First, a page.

SARASOTA, Fla. (Aug. 28, 2015) – USF Sarasota-Manatee I.T. student Marina Rambo has come a long way from her days as a pastry chef.
The senior was forced to change careers after a car accident left her unable to stand for long periods. She hit on a career in Information Technology because it challenged her intellect while offering an outlet for her creative side.
“It’s kind of like baking,” said Rambo, who has long since healed from the crash. “Baking combines chemistry and art and in I.T. you can have the computer-science side and the more artistic creative side, graphic design.”
Rambo, 34, seems to have hit on a winning formula. This past summer, she excelled over 37 other interns to claim the top intern award – “Most Outstanding Technology Summer Analyst” – at JPMorgan Chase & Co.’s Tampa offices.
“We are very proud of Marina and her success at JPMorgan Chase,” Interim Dean at the College of Business, Dr. James Curran, said. “She is a talented and dedicated student. We are also proud of our IT program and faculty for preparing Marina and her fellow students for this type of success.”
When the award was announced in late July in front of her peers and other technology workers, Rambo wasn’t sure what to think.
“I was totally surprised,” she said. “It took me a minute to process it. I remember walking up there with a big grin on my face.”
Landing the highly sought-after, highly paid 10-week internship was an accomplishment in itself. She applied with dozens of other applicants last fall under JPMC’s “Winning Women” undergraduate program, advertised through USF’s Career Services’ office in Tampa.
Sailing through the first round of interviews, she was flown with other candidates to Wilmington, Del., for an all-day question-and-answer session. “This is one of the top internships in the country,” Rambo said.
A few weeks later in December, as she walked along St. Armand’s Circle, she got a call from a JPMC representative who extended her an offer as a software developer in one of two JPMorgan Chase technology centers in Tampa.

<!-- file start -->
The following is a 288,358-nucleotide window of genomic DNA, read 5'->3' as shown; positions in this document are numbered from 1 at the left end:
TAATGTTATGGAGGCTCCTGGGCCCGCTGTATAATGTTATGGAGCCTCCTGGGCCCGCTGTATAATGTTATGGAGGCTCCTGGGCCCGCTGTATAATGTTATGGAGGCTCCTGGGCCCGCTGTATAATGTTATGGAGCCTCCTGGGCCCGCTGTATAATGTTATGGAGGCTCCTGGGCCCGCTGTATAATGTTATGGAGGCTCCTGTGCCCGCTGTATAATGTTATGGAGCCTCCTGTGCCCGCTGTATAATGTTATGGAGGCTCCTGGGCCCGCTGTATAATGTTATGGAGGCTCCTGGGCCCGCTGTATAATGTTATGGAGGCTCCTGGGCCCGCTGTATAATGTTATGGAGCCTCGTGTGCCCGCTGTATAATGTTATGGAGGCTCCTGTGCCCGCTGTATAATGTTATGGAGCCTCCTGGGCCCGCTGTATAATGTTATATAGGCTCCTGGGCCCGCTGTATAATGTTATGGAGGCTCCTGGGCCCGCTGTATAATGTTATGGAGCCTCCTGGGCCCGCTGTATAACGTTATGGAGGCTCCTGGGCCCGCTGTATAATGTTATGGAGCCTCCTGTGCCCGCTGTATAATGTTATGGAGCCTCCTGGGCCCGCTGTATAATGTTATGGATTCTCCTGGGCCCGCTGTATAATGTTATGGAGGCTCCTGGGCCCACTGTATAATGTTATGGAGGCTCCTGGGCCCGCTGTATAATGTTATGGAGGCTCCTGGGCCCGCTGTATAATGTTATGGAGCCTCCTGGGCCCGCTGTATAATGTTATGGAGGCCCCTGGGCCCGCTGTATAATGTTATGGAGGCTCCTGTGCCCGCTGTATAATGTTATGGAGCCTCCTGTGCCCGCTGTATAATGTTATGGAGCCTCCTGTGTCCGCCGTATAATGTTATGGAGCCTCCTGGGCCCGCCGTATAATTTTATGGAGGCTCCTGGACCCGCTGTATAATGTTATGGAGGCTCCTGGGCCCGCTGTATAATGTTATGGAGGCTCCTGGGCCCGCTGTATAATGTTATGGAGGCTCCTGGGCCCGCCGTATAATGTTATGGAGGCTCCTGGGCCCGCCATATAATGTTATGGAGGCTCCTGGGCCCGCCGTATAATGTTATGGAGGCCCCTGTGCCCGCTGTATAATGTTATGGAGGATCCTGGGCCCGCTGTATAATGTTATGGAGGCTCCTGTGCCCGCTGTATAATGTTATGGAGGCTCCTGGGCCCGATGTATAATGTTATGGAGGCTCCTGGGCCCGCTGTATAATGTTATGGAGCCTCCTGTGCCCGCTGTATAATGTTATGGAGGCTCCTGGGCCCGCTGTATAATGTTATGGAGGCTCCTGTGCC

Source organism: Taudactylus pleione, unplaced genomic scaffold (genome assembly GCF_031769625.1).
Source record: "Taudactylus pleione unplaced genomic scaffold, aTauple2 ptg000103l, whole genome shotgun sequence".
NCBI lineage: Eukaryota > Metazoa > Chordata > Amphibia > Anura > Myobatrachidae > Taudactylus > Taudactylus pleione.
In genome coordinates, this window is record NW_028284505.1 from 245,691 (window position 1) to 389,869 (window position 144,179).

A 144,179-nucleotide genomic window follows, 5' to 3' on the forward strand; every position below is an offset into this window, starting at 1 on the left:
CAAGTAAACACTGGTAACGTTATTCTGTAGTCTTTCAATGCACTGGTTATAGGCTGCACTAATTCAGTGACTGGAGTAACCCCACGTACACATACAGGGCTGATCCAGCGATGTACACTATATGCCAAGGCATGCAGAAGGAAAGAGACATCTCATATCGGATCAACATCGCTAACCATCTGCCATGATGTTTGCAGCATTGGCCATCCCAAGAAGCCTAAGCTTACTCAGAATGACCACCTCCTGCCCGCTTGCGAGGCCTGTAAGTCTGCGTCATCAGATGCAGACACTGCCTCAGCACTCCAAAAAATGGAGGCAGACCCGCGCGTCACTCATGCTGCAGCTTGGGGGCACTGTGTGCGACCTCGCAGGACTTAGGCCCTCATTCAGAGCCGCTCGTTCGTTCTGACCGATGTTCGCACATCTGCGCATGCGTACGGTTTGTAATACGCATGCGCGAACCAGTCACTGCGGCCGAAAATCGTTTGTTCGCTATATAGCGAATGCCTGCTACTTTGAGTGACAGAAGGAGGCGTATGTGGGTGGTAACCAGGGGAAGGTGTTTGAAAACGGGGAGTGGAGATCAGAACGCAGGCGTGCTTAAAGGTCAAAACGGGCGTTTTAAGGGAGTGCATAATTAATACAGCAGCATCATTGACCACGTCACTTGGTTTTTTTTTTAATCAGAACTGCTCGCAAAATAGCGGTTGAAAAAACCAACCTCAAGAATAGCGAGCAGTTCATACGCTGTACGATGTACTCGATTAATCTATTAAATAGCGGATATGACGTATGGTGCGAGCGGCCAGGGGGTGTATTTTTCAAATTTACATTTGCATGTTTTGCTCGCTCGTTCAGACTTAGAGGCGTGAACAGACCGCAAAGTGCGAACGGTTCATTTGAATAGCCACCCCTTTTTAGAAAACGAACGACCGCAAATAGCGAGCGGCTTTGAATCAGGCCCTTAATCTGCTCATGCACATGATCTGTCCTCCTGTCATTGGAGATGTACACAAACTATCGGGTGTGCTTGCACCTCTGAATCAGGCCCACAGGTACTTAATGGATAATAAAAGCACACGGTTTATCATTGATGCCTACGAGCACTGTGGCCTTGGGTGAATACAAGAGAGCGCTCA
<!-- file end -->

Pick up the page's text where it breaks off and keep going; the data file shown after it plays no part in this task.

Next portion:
“She told me my hourly rate and it was more than I have ever been paid. I had to contain my excitement,” she said.
The job also proved more interesting than expected. While prohibited from disclosing too much, she said it involved user-interface design for mobile applications. Rambo said she immediately felt in her element, drawing on the technical and artistic sides of her skillset to figure out ways to make technology more user-friendly.
“I’m always interested in the human aspect of technology, why something is designed the way it is,” she said. “Why does it work this way? Is it supposed to work this way? What can we do to make it better? It was nice to do something I’m passionate about.”
The process was largely collaborative and she grew close to her coworkers, including her supervisor. By the end of the 10-week internship, both were sorry to see her go.
“It was hard leaving. I really enjoyed my time there. My manager, all my coworkers, everybody was super supportive,” she said. “I’ve spoken with my manager three times since I left. But I really, really want to finish my degree.”
As she returns to school this semester, Rambo will have more than studies to look forward to. She’s signed up to serve as a student Ambassador and said she’s working to establish a student chapter of the American Association of University Women before she graduates.
Rambo’s sendoff from JPMC wasn’t without a keepsake or two. In addition to receiving the top intern award, she was offered a job upon graduation next spring.
“It’s nice to know I have this waiting for me,” she said.